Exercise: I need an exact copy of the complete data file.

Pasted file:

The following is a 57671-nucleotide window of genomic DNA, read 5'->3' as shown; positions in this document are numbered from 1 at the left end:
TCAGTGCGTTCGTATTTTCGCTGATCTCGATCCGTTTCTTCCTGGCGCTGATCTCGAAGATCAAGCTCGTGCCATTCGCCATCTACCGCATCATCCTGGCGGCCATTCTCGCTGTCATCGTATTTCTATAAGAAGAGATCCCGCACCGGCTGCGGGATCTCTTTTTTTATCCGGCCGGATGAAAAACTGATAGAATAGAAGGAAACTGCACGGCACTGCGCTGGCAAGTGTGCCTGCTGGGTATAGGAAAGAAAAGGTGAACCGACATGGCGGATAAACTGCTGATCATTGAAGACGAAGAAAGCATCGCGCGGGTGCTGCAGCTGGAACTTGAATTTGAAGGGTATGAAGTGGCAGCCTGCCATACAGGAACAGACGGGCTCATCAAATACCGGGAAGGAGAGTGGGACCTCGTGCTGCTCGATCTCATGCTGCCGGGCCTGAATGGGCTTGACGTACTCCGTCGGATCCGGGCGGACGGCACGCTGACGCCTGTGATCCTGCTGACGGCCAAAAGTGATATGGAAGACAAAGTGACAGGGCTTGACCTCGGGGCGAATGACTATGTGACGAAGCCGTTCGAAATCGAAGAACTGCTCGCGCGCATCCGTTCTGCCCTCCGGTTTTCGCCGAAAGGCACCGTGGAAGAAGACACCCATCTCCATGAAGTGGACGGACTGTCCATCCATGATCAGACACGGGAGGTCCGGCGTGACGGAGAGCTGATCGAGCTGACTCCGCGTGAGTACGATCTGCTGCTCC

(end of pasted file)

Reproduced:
The following is a 57671-nucleotide window of genomic DNA, read 5'->3' as shown; positions in this document are numbered from 1 at the left end:
TCAGTGCGTTCGTATTTTCGCTGATCTCGATCCGTTTCTTCCTGGCGCTGATCTCGAAGATCAAGCTCGTGCCATTCGCCATCTACCGCATCATCCTGGCGGCCATTCTCGCTGTCATCGTATTTCTATAAGAAGAGATCCCGCACCGGCTGCGGGATCTCTTTTTTTATCCGGCCGGATGAAAAACTGATAGAATAGAAGGAAACTGCACGGCACTGCGCTGGCAAGTGTGCCTGCTGGGTATAGGAAAGAAAAGGTGAACCGACATGGCGGATAAACTGCTGATCATTGAAGACGAAGAAAGCATCGCGCGGGTGCTGCAGCTGGAACTTGAATTTGAAGGGTATGAAGTGGCAGCCTGCCATACAGGAACAGACGGGCTCATCAAATACCGGGAAGGAGAGTGGGACCTCGTGCTGCTCGATCTCATGCTGCCGGGCCTGAATGGGCTTGACGTACTCCGTCGGATCCGGGCGGACGGCACGCTGACGCCTGTGATCCTGCTGACGGCCAAAAGTGATATGGAAGACAAAGTGACAGGGCTTGACCTCGGGGCGAATGACTATGTGACGAAGCCGTTCGAAATCGAAGAACTGCTCGCGCGCATCCGTTCTGCCCTCCGGTTTTCGCCGAAAGGCACCGTGGAAGAAGACACCCATCTCCATGAAGTGGACGGACTGTCCATCCATGATCAGACACGGGAGGTCCGGCGTGACGGAGAGCTGATCGAGCTGACTCCGCGTGAGTACGATCTGCTGCTCC